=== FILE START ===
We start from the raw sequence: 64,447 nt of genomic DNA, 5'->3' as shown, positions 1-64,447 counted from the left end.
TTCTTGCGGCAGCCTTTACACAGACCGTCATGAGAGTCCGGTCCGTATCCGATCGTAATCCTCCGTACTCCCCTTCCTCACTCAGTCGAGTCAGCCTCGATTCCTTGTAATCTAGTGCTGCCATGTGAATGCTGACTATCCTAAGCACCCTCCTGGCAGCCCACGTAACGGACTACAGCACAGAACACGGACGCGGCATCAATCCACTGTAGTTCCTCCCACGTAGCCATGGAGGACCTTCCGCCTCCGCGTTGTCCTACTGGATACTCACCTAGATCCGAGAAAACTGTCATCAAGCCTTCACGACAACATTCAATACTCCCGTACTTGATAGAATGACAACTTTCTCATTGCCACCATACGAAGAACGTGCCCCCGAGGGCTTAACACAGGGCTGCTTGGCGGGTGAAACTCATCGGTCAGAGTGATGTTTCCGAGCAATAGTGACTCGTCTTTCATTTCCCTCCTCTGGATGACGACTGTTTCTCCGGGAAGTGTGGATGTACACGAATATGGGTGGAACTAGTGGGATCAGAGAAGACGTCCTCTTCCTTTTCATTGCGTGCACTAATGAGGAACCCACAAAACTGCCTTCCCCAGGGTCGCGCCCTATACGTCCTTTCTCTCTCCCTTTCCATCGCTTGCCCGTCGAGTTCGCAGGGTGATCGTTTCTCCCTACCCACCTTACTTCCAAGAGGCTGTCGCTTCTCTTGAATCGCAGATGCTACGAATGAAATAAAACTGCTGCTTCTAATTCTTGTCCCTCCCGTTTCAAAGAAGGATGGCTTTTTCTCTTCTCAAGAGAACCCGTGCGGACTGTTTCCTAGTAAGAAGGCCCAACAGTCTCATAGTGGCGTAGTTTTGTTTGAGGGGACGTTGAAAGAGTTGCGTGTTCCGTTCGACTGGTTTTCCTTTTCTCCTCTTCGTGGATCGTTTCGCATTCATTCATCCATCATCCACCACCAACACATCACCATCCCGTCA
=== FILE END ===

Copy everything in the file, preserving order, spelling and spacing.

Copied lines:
We start from the raw sequence: 64,447 nt of genomic DNA, 5'->3' as shown, positions 1-64,447 counted from the left end.
TTCTTGCGGCAGCCTTTACACAGACCGTCATGAGAGTCCGGTCCGTATCCGATCGTAATCCTCCGTACTCCCCTTCCTCACTCAGTCGAGTCAGCCTCGATTCCTTGTAATCTAGTGCTGCCATGTGAATGCTGACTATCCTAAGCACCCTCCTGGCAGCCCACGTAACGGACTACAGCACAGAACACGGACGCGGCATCAATCCACTGTAGTTCCTCCCACGTAGCCATGGAGGACCTTCCGCCTCCGCGTTGTCCTACTGGATACTCACCTAGATCCGAGAAAACTGTCATCAAGCCTTCACGACAACATTCAATACTCCCGTACTTGATAGAATGACAACTTTCTCATTGCCACCATACGAAGAACGTGCCCCCGAGGGCTTAACACAGGGCTGCTTGGCGGGTGAAACTCATCGGTCAGAGTGATGTTTCCGAGCAATAGTGACTCGTCTTTCATTTCCCTCCTCTGGATGACGACTGTTTCTCCGGGAAGTGTGGATGTACACGAATATGGGTGGAACTAGTGGGATCAGAGAAGACGTCCTCTTCCTTTTCATTGCGTGCACTAATGAGGAACCCACAAAACTGCCTTCCCCAGGGTCGCGCCCTATACGTCCTTTCTCTCTCCCTTTCCATCGCTTGCCCGTCGAGTTCGCAGGGTGATCGTTTCTCCCTACCCACCTTACTTCCAAGAGGCTGTCGCTTCTCTTGAATCGCAGATGCTACGAATGAAATAAAACTGCTGCTTCTAATTCTTGTCCCTCCCGTTTCAAAGAAGGATGGCTTTTTCTCTTCTCAAGAGAACCCGTGCGGACTGTTTCCTAGTAAGAAGGCCCAACAGTCTCATAGTGGCGTAGTTTTGTTTGAGGGGACGTTGAAAGAGTTGCGTGTTCCGTTCGACTGGTTTTCCTTTTCTCCTCTTCGTGGATCGTTTCGCATTCATTCATCCATCATCCACCACCAACACATCACCATCCCGTCA